Janet Yellen, US Treasury secretary, right, and Jeremy Hunt, UK finance minister, left, during a bilateral meeting on the sidelines of the Group of Seven (G-7) finance ministers and central bank governors meeting in Niigata, Japan, on Saturday, May 13, 2023.
Bloomberg | Bloomberg | Getty Images
Finance leaders of the Group of Seven (G-7) rich nations warned of heightening global economic uncertainty on Saturday as they wrapped up a three-day meeting overshadowed by a U.S. debt ceiling stalemate and fallout from Russia’s invasion of Ukraine.
G-7 central bank chiefs also vowed to combat “elevated” inflation and ensure expectations on future price moves remained well-anchored, a sign many of them will not let their guard down against stubbornly high inflation.
The gathering in the Japanese city of Niigata came as worries over a U.S. default fuelled uncertainty over the global outlook, already clouded by recent U.S. bank failures and signs of slowdown in China’s economy.
“The global economy has shown resilience against multiple shocks, including the COVID-19 pandemic, Russia’s war of aggression against Ukraine, and associated inflationary pressures,” the finance ministers and central bankers said in a communique after the meeting.
“We need to remain vigilant and stay agile and flexible in our macroeconomic policy amid heightened uncertainty about the global economic outlook.”
The communique made no mention of the U.S. debt ceiling stalemate, which hits markets at a time when borrowing costs are rising because of aggressive monetary tightening by U.S. and European central banks.
U.S. Treasury Secretary Janet Yellen, who has said a first-ever U.S. default could occur within weeks if the impasse is not resolved, told Reuters on Saturday the was “more difficult” than in the past but said she remained hopeful a solution could be found.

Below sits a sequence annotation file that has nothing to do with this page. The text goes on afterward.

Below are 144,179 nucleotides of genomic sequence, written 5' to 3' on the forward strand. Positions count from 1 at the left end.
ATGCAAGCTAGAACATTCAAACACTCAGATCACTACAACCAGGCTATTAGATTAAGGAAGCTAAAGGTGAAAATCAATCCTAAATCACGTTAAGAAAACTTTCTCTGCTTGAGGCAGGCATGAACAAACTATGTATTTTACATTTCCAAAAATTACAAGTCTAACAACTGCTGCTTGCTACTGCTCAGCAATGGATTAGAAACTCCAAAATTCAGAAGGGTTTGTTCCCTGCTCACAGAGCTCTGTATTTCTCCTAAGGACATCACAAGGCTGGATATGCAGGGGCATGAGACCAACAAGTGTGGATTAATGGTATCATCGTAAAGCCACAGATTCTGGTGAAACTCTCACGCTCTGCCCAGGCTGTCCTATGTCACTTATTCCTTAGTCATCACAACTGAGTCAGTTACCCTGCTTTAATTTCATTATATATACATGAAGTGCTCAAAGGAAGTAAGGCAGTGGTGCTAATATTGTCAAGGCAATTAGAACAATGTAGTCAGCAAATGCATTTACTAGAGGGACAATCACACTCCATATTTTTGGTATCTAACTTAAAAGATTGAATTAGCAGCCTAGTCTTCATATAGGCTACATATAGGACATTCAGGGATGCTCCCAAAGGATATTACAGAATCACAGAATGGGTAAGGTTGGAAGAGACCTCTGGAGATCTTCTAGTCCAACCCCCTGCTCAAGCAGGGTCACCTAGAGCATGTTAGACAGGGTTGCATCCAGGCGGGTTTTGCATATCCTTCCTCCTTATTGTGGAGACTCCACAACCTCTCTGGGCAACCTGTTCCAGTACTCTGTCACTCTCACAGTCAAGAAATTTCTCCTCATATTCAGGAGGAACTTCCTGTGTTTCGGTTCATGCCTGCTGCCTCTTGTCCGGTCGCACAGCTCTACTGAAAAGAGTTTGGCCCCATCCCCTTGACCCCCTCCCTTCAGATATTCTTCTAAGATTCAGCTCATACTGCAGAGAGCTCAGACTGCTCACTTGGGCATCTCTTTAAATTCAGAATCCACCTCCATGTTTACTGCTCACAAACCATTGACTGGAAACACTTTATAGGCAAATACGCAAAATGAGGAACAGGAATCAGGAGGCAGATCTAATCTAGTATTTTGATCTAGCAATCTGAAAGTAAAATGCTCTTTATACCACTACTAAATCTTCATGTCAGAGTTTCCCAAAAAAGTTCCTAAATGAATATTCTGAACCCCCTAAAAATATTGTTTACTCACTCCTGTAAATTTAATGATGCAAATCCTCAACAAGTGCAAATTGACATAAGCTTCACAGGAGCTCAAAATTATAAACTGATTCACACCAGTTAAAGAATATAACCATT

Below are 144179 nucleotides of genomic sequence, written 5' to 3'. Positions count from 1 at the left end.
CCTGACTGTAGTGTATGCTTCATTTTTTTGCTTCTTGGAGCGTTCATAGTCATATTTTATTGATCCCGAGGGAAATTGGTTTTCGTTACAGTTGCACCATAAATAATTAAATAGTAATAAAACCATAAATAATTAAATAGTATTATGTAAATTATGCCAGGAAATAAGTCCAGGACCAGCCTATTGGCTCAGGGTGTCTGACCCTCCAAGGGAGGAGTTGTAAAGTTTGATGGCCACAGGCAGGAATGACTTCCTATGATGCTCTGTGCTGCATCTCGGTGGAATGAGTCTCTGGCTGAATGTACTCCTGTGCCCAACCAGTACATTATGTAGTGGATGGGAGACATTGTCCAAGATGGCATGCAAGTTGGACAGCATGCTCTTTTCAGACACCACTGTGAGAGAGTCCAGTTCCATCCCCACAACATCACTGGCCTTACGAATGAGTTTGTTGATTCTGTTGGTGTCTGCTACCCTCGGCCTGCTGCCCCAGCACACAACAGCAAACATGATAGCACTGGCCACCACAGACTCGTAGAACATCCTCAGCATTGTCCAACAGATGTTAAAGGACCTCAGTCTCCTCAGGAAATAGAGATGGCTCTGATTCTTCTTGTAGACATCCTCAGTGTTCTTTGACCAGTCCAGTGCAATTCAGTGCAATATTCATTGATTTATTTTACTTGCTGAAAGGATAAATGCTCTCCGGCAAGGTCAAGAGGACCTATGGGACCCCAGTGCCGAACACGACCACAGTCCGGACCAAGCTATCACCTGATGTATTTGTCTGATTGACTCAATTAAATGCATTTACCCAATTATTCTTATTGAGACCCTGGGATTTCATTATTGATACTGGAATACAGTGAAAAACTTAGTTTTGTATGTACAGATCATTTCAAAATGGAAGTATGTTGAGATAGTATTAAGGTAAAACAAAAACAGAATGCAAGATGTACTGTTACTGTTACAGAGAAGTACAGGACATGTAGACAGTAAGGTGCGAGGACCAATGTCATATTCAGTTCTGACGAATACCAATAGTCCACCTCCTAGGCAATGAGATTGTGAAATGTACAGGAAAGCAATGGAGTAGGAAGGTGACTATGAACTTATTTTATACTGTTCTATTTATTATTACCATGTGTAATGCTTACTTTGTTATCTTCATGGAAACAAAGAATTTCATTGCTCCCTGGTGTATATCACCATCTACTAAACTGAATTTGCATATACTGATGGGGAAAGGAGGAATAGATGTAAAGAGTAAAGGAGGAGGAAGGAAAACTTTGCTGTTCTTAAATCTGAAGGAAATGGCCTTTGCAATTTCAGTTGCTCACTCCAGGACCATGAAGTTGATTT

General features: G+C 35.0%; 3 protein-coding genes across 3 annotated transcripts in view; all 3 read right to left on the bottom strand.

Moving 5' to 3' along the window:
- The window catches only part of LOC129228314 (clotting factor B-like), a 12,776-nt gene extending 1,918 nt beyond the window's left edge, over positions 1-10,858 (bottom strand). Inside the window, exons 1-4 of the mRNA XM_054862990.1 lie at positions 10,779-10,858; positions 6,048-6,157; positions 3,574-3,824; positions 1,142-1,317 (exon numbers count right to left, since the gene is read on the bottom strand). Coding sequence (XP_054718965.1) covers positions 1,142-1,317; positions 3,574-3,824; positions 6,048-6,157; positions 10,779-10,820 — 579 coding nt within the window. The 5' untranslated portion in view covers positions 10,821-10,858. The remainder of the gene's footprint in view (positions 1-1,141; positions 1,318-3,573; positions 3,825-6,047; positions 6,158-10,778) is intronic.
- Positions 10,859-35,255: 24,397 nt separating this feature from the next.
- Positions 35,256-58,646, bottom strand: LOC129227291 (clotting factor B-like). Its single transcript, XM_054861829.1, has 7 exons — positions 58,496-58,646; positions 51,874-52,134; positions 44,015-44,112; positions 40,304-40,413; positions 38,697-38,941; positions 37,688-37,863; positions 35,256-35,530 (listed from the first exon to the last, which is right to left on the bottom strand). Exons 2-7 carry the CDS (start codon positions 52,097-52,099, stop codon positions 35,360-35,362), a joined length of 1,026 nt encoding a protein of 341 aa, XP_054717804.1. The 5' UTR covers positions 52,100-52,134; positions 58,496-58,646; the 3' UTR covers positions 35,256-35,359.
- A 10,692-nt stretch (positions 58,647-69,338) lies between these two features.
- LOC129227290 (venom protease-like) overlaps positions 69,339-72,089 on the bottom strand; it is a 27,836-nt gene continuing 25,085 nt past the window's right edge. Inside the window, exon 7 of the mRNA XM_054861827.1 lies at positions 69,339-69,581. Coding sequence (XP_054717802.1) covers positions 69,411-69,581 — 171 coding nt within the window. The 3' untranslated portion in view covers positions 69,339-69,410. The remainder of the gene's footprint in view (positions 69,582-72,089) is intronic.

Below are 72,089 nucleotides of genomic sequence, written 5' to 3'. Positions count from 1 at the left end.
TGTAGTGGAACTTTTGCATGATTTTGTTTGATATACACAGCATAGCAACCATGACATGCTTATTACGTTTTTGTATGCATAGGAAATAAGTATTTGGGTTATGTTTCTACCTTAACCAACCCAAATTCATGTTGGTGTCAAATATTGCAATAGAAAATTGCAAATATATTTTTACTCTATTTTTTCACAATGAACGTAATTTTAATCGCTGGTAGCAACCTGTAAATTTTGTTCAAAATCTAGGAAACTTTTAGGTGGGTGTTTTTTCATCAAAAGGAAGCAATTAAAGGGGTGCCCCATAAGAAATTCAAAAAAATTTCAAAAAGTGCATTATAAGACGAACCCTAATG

Japanese Finance Minister Shunichi Suzuki told a press conference after chairing the meeting that the debt ceiling showdown was discussed at Thursday’s dinner session on the global economy. He declined to elaborate.
Britain’s finance minister, Jeremy Hunt, said it would be “absolutely devastating” if the United States failed to reach agreement to raise the federal borrowing limit and had its economic growth “knocked off track”.
Seeking to reassure investors in the wake of recent U.S. bank failures, the G-7 finance chiefs retained their April assessment that the global financial system was “resilient.”
But they pledged in the communique to tackle “data, supervisory, and regulatory gaps in the banking system”.
Many central banks face an inflection point, with aggressive interest rate
hikes beginning to cool growth and unsettling the banking system.
Bank of Japan Governor Kazuo Ueda, who chaired the meeting’s discussion on monetary policy, said most central banks appeared to feel the impact of past interest rate hikes had yet to show fully as they look to guide future monetary policy.
“Many said they wanted to guide monetary policy taking that point in mind,” he said at the press conference with Suzuki.
The group reiterated its condemnation of Russia’s invasion of Ukraine and pledge to strengthen monitoring of cross-border transactions between Russia and other countries.
China has also been on the G=7’s minds, with Japan spearheading efforts to diversify supply chains and reduce their heavy reliance on the world’s second-biggest economy.
The finance leaders set a year-end deadline for launching a new scheme to diversify global supply chains in their communique.
The new scheme envisages the G-7 offering aid to low- and middle-income countries so they can play a bigger role in supply chains for energy-related products, such as by refining minerals and processing manufacturing parts.
“Diversification of supply chains can contribute to safeguarding energy security and help us to maintain macroeconomic stability,” the communique said, adding that the scheme will be launched “by the end of this year at the latest.”
The communique did not mention an idea, flagged by the United States, to consider imposing targeted restrictions on investments to China to combat Beijing’s use of “economic coercion” against other countries.
But it said G-7 countries will work to ensure foreign investment in critical infrastructure “does not undermine the economic sovereignty of host countries.”
The discussions among the finance leaders will lay the groundwork for the G-7 summit starting on Friday in Hiroshima, where concern about China’s use of “economic coercion” in its dealings abroad will be among key topics of debate.
This story originally appeared on CNBC